Yes it does- scales=solo/play better. Simply… here is an example- an amateur guitar player would struggle trying to site read a tab lets say of the middle pretty harmony solo to Metallica Master of Puppets… if they knew their scales well- it wouldn’t be a struggle because everything in the solo is there. I was teaching someone who was struggling to learn that solo and they’d hit off notes constantly- if he knew his scales he wouldn’t be hitting those notes accidentally.


That's absurd. That's like saying, "Hey Bill, I know you've never hunted a day in your life, but here are a bunch of guns and the best hunting gear money can buy. Now go fetch me a trophy buck by sundown!" You could know a thousand scales, but that doesn't mean you can lay down a tasty solo.

“I've heard a lot of players that spent a lot of time practicing scales and many of their solos sound like mindless scale exercises.”

Jeries wrote:
I’ve heard a lot of guitar players do EVERYTHING and in some way make it sound shitty and awful. A crappy guitarist is a crappy guitarist, If someone’s solos sound like mindless scale exercises than they’re not applying what they know/learned correctly.


That, or they aren't talented, make poor note choices, don't have the techniques down, have cheesy vibrato, phrasing is bland etc etc etc....Doesn't at all mean they didn't practice scales properly if they don't know how to solo.

This is fine for practice, but when improvising/jamming, it can prove to be quite a laborious and inhibitive thing. Play from the heart and analyze what you played later.

Jeries wrote:
It might be hard and difficult but with enough practice its just there- its definatly something to strive for in actually knowing what you’re doing while you’re playing


How could you possibly be aware of every single note name, for example, when playing a live improvised solo at 160 bpm? :lol: I've done quite a bit of live jamming and improv over the past 20 years or so of playing, but I never once thought about what specific note I was on. I just played what I felt. Pro musicians do not think about notes, intervals and modes etc when they play live. They are just playing what they hear in their mind's ear rather than worrying about patterns or whether an Eb Hirajoshi scale will work over the changes. Work on ear training and transcribing rather than just scale and arpeggio patterns and I guarantee you'll be a better player for it.

Uh, there's a lot more chord types in rock than just power chords.

Jeries wrote:
There are, true; but Power Chords in rock music sell more music than G# 13 b9 Chords.


Bullocks. Tell that to Led Zeppelin, SRV, the Beatles, Oasis, Red Hot Chili Peppers etc etc etc etc.. ad nauseum. They would have been far less interesting and popular bands if they had only used triads and power chords in their songs. Anyways, It's not the power chords that sell the songs, it's the whole composition, including the vocals, rhythm, harmonies, lyrics etc. The power chords add to the song just as all of the other numerous components do, but to say they are solely responsible for selling more music than other chords is frankly quite silly. I don't base my compositions on how many albums I want to sell, otherwise it would be quite a superficial reason to be a guitar player.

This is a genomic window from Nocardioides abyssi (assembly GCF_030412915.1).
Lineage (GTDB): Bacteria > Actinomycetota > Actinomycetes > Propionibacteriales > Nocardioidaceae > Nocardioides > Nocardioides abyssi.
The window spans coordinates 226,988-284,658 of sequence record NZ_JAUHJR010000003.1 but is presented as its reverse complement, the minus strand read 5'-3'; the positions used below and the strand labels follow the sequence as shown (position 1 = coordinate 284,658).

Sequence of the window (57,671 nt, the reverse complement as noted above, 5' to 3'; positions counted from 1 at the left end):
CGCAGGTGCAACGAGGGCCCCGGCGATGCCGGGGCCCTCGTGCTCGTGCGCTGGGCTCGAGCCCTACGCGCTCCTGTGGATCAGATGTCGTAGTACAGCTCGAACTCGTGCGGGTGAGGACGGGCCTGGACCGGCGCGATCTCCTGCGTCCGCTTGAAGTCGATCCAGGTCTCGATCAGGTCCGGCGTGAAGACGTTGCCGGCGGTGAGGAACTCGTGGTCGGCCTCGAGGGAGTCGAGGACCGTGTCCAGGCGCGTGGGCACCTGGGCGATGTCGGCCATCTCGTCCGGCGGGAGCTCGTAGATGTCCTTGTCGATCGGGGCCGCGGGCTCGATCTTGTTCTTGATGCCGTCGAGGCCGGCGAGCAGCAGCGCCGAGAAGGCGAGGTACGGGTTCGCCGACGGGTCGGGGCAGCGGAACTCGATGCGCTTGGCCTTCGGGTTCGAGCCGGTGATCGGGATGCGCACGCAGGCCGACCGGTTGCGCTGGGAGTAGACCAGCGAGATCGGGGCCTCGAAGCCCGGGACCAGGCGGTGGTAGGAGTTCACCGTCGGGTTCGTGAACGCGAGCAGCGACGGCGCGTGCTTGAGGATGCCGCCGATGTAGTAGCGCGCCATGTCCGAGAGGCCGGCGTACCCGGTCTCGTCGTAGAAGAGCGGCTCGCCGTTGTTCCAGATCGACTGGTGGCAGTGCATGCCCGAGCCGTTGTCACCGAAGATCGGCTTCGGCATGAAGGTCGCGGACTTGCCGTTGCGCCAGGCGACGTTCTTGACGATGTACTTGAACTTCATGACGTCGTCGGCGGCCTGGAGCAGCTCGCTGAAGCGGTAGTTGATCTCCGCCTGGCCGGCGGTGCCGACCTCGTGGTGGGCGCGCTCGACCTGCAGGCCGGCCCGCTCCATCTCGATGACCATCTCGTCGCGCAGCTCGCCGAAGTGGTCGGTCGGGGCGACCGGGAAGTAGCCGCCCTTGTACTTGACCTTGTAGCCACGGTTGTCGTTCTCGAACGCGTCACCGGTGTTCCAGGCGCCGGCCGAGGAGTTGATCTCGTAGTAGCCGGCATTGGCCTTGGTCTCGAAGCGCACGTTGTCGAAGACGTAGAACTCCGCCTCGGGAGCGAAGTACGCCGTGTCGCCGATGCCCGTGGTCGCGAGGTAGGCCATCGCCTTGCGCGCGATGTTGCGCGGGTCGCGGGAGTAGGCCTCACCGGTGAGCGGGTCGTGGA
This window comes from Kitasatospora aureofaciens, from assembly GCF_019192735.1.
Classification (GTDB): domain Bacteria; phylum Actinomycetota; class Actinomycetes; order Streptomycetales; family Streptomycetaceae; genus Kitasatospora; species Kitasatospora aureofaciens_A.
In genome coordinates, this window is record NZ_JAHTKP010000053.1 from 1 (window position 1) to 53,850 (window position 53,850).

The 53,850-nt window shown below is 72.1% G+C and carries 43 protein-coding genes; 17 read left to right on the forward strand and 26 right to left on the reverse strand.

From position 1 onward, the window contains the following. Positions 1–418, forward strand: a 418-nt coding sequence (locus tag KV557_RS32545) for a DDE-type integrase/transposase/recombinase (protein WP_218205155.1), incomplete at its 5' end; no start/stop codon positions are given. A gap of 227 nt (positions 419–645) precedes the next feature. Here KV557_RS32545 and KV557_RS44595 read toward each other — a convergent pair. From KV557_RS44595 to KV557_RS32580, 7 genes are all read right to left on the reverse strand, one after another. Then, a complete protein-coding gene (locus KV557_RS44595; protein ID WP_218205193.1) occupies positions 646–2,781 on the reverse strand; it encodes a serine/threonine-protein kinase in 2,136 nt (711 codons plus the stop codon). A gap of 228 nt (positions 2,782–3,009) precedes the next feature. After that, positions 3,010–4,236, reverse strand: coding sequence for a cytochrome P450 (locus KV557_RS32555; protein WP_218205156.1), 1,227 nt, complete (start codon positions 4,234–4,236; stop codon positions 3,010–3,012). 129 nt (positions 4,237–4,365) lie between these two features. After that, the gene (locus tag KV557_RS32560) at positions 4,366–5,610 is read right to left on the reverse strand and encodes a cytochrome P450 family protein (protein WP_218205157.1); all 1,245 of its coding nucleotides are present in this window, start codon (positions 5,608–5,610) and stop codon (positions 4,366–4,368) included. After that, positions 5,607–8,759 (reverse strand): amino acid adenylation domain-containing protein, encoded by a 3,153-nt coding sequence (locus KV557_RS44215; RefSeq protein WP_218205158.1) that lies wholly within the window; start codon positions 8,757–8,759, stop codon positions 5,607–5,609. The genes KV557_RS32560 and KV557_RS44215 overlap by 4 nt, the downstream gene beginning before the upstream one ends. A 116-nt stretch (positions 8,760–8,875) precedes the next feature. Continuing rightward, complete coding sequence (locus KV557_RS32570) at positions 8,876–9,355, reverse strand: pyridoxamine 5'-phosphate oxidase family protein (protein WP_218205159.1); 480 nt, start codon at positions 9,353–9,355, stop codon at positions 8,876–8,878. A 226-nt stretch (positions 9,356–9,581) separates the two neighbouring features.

That's your opinion. Others have differing opinions of the usefulness of the circle of fifths, but it doesn't mean they're empirically wrong because you said so.

Jeries wrote:
2. On the guitar- it IS useless. Everything is moveable tell a trumpet player you only have to learn one thing to be able to play all 12 major scales and within 1 min of touching the instrument can play the highest and lowest note on it.


That might be true if the Circle of Fifths was solely used for transposing positions as you infer. It is used on the guitar to help in modulating to different keys, finding related keys, recognizing key signatures, determining chord patterns, etc. I think you reject it because you don't fully comprehend it.

You can't play D Dorian over A Major. Sure you can superimpose the D Dorian pattern over A major, but you wouldn't hear D Dorian, so you can't really call it that and you can't really say you're playing D Dorian over A Major. Your statement is misleading.

Jeries wrote:
You can play anything you want, you can do anything what you want- but your intentions don’t matter. Its how it is interpreted and heard by others what is important.


Right, and I don't think you really understood what I said pertaining to your previous example. If you can't hear D Dorian, you aren't playing D Dorian. Modes only work and can only be heard within the confines of a specific harmony, eg, you won't hear the Dorian sound over a major 7th chord, just the same as you wouldn't hear Mixolydian over a min7b5. Sure you can play anything you want, but you emphasize knowing your stuff, and if you tell someone you are playing D Dorian over A major, they would probably laugh at you, because D Dorian doesn't exist within the diatonic confines of A Major.

Jeries wrote:
Good songs are what matters, the rest is useless.


I would agree that good songs are what matters but I don't agree that the rest is useless. "The rest" comprises all the components that contribute to the qualitative aspects of the song being considered as good or great, but if one or more of these components is lacking, it can turn a great song into a good song, or a good song into a terrible song. You'd have a hard time making a great jambalaya without the proper ingredients and an able cook. :guitar